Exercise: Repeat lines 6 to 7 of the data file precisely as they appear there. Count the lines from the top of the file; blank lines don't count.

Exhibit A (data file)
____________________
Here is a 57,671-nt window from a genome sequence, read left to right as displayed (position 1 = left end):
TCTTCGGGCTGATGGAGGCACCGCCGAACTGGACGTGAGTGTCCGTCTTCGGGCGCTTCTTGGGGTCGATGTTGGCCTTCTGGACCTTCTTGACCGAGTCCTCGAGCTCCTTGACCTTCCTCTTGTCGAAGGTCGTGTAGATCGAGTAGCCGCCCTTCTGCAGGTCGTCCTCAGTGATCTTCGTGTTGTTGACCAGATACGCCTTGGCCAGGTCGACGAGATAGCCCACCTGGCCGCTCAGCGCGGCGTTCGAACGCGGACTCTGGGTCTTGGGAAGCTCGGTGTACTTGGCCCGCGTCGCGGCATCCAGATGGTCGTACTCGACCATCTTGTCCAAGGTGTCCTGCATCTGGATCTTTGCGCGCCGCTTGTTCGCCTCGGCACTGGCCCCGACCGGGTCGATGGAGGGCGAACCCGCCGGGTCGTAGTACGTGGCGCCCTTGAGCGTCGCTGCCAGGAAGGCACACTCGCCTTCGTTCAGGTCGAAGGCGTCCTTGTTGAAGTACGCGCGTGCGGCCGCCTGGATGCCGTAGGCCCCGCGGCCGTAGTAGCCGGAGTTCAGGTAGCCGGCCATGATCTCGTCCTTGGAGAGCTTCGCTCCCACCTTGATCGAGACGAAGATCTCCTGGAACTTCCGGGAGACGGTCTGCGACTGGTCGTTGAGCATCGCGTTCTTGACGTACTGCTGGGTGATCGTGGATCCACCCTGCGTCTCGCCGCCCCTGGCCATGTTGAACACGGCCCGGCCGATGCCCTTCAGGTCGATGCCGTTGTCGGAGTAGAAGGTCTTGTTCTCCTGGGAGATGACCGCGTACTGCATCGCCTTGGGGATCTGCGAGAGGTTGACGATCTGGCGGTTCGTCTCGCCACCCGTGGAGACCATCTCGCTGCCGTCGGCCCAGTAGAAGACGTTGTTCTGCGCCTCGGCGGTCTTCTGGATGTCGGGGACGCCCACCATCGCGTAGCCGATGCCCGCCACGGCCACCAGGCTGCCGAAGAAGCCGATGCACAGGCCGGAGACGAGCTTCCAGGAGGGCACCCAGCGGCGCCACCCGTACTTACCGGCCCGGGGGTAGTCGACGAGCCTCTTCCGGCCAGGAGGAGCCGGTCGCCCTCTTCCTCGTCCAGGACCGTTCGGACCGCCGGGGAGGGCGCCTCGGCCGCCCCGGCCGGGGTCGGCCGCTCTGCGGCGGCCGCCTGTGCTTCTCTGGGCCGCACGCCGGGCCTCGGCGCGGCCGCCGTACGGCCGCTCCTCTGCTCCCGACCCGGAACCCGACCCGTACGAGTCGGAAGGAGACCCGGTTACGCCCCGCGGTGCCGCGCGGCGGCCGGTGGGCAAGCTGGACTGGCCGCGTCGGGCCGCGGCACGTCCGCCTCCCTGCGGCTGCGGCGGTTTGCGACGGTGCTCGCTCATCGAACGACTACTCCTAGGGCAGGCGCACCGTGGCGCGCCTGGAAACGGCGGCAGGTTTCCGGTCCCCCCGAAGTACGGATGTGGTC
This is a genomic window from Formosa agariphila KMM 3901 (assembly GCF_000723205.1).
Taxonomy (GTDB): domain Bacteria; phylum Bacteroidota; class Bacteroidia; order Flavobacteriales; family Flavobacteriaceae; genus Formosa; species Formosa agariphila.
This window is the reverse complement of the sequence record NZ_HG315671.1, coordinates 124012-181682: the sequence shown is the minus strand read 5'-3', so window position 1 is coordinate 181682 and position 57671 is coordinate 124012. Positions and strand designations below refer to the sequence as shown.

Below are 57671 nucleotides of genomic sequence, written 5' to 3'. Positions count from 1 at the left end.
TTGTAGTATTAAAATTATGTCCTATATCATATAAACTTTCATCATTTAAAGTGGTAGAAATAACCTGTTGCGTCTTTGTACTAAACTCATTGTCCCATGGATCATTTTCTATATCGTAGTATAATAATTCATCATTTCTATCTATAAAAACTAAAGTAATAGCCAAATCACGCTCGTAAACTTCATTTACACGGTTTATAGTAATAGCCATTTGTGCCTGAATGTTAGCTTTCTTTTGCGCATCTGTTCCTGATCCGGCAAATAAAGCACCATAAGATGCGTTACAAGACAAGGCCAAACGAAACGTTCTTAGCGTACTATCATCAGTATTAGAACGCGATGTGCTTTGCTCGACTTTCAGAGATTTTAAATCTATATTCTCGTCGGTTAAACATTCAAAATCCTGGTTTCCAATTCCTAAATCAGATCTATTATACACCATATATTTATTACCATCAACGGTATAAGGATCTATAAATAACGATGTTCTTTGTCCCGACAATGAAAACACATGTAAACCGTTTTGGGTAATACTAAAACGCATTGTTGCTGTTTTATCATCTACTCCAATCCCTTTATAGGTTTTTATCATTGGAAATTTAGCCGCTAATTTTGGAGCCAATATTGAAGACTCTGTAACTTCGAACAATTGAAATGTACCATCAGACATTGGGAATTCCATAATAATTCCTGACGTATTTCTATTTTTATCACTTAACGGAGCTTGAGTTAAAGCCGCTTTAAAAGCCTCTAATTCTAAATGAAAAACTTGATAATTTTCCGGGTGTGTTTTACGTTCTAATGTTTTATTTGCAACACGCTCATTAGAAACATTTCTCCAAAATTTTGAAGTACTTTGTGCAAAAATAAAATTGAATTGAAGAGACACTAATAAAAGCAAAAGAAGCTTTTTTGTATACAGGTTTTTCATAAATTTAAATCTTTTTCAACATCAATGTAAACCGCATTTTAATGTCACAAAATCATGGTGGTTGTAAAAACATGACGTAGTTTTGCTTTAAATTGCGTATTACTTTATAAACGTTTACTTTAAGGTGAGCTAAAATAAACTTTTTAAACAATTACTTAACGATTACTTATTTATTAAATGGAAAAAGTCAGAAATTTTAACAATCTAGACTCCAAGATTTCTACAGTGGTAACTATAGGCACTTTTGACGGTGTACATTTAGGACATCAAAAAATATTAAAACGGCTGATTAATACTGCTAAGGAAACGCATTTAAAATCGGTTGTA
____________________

Below are 57671 nucleotides of genomic sequence, written 5' to 3'. Positions count from 1 at the left end.
TTGTAGTATTAAAATTATGTCCTATATCATATAAACTTTCATCATTTAAAGTGGTAGAAATAACCTGTTGCGTCTTTGTACTAAACTCATTGTCCCATGGATCATTTTCTATATCGTAGTATAATAATTCATCATTTCTATCTATAAAAACTAAAGTAATAGCCAAATCACGCTCGTAAACTTCATTTACACGGTTTATAGTAATAGCCATTTGTGCCTGAATGTTAGCTTTCTTTTGCGCATCTGTTCCTGATCCGGCAAATAAAGCACCATAAGATGCGTTACAAGACAAGGCCAAACGAAACGTTCTTAGCGTACTATCATCAGTATTAGAACGCGATGTGCTTTGCTCGACTTTCAGAGATTTTAAATCTATATTCTCGTCGGTTAAACATTCAAAATCCTGGTTTCCAATTCCTAAATCAGATCTATTATACACCATATATTTATTACCATCAACGGTATAAGGATCTATAAATAACGATGTTCTTTGTCCCGACAATGAAAACACATGTAAACCGTTTTGGGTAATACTAAAACGCATTGTTGCTGTTTTATCATCTACTCCAATCCCTTTATAGGTTTTTATCATTGGAAATTTAGCCGCTAATTTTGGAGCCAATATTGAAGACTCTGTAACTTCGAACAATTGAAATGTACCATCAGACATTGGGAATTCCATAATAATTCCTGACGTATTTCTATTTTTATCACTTAACGGAGCTTGAGTTAAAGCCGCTTTAAAAGCCTCTAATTCTAAATGAAAAACTTGATAATTTTCCGGGTGTGTTTTACGTTCTAATGTTTTATTTGCAACACGCTCATTAGAAACATTTCTCCAAAATTTTGAAGTACTTTGTGCAAAAATAAAATTGAATTGAAGAGACACTAATAAAAGCAAAAGAAGCTTTTTTGTATACAGGTTTTTCATAAATTTAAATCTTTTTCAACATCAATGTAAACCGCATTTTAATGTCACAAAATCATGGTGGTTGTAAAAACATGACGTAGTTTTGCTTTAAATTGCGTATTACTTTATAAACGTTTACTTTAAGGTGAGCTAAAATAAACTTTTTAAACAATTACTTAACGATTACTTATTTATTAAATGGAAAAAGTCAGAAATTTTAACAATCTAGACTCCAAGATTTCTACAGTGGTAACTATAGGCACTTTTGACGGTGTACATTTAGGACATCAAAAAATATTAAAACGGCTGATTAATACTGCTAAGGAAACGCATTTAAAATCGGTTGTA